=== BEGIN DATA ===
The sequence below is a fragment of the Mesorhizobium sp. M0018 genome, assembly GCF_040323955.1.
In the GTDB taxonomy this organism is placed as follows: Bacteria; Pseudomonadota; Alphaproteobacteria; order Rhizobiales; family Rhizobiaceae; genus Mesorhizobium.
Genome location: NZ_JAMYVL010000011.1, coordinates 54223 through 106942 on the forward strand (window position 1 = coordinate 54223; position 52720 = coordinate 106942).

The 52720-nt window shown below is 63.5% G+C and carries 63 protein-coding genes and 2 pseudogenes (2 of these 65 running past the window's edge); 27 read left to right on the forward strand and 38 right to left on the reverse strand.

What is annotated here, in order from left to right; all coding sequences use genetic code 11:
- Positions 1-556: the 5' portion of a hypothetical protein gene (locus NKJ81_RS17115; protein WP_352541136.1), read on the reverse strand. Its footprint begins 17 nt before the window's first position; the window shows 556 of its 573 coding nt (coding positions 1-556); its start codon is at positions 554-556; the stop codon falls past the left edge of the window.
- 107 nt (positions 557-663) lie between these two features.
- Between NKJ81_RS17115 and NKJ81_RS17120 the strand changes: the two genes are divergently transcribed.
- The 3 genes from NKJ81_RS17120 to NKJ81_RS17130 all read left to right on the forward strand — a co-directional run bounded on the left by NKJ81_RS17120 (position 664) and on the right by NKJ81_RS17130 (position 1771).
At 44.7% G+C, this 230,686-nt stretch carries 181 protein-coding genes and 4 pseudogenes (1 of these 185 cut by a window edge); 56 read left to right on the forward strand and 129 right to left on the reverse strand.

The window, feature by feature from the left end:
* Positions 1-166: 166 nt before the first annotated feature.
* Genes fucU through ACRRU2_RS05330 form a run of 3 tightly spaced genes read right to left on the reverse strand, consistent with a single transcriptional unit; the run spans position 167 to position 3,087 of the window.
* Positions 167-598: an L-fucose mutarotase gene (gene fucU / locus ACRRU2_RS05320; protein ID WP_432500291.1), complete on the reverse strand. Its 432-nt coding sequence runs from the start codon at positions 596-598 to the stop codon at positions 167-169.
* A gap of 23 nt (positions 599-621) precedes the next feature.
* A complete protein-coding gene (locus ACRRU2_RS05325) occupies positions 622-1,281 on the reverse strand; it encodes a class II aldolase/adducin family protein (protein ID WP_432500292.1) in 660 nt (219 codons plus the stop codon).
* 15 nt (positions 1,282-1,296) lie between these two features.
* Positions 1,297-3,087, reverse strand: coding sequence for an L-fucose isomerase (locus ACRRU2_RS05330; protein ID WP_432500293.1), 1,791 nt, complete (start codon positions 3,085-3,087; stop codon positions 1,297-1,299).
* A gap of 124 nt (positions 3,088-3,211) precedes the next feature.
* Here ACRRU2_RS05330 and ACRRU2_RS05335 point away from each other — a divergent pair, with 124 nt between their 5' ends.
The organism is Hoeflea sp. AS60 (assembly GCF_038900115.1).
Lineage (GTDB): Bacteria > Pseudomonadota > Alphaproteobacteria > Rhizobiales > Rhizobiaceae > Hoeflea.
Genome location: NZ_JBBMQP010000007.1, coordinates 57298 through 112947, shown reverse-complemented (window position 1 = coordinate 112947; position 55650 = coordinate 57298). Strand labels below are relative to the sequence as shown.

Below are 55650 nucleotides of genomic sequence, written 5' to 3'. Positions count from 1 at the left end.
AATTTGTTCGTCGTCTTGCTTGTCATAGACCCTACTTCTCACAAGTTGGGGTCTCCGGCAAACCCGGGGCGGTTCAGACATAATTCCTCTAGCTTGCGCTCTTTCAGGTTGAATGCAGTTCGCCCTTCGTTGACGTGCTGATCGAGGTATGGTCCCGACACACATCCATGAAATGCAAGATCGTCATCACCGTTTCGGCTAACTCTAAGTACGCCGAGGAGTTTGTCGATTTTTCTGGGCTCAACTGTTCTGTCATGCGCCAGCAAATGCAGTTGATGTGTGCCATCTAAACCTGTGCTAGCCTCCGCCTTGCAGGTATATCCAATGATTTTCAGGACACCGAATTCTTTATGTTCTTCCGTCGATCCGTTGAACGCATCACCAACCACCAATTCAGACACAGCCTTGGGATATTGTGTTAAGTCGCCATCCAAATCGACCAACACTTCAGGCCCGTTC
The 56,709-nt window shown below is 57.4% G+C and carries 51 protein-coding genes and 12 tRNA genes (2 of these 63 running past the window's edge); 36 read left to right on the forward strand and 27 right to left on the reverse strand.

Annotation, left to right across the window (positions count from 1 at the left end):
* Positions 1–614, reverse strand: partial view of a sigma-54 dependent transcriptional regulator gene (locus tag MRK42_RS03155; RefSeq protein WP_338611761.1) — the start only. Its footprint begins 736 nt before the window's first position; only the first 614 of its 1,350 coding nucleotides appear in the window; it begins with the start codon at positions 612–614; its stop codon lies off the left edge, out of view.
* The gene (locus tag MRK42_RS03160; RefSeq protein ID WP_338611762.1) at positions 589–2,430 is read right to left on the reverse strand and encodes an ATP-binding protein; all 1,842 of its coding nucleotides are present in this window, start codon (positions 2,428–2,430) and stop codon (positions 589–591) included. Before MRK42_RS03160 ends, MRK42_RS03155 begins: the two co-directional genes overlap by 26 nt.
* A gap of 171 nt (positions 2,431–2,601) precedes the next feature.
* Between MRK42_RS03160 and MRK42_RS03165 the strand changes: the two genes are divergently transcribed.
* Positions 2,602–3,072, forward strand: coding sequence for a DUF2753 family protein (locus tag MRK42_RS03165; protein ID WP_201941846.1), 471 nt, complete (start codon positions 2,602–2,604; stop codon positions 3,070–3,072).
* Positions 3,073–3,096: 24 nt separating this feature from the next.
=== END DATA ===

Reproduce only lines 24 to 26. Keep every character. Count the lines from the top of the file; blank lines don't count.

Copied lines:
Below are 55650 nucleotides of genomic sequence, written 5' to 3'. Positions count from 1 at the left end.
AATTTGTTCGTCGTCTTGCTTGTCATAGACCCTACTTCTCACAAGTTGGGGTCTCCGGCAAACCCGGGGCGGTTCAGACATAATTCCTCTAGCTTGCGCTCTTTCAGGTTGAATGCAGTTCGCCCTTCGTTGACGTGCTGATCGAGGTATGGTCCCGACACACATCCATGAAATGCAAGATCGTCATCACCGTTTCGGCTAACTCTAAGTACGCCGAGGAGTTTGTCGATTTTTCTGGGCTCAACTGTTCTGTCATGCGCCAGCAAATGCAGTTGATGTGTGCCATCTAAACCTGTGCTAGCCTCCGCCTTGCAGGTATATCCAATGATTTTCAGGACACCGAATTCTTTATGTTCTTCCGTCGATCCGTTGAACGCATCACCAACCACCAATTCAGACACAGCCTTGGGATATTGTGTTAAGTCGCCATCCAAATCGACCAACACTTCAGGCCCGTTC
The 56,709-nt window shown below is 57.4% G+C and carries 51 protein-coding genes and 12 tRNA genes (2 of these 63 running past the window's edge); 36 read left to right on the forward strand and 27 right to left on the reverse strand.